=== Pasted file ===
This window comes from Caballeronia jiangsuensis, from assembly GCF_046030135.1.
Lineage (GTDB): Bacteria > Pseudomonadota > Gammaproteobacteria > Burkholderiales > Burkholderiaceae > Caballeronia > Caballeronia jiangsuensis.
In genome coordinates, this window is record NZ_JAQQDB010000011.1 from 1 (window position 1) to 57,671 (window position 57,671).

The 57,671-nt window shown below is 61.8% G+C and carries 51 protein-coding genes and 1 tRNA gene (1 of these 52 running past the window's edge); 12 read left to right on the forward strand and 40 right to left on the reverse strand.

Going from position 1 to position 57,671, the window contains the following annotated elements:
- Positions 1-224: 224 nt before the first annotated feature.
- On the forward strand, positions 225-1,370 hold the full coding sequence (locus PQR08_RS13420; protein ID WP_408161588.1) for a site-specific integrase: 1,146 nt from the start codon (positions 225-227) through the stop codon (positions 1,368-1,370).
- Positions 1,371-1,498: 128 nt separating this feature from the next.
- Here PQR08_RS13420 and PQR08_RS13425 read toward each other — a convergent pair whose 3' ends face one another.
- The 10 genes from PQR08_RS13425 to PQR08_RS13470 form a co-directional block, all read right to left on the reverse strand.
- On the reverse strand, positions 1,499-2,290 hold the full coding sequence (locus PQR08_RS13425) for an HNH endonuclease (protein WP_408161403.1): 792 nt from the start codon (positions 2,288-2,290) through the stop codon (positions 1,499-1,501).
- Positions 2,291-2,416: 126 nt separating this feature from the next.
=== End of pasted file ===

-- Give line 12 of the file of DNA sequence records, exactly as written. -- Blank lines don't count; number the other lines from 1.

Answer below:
- Positions 2,291-2,416: 126 nt separating this feature from the next.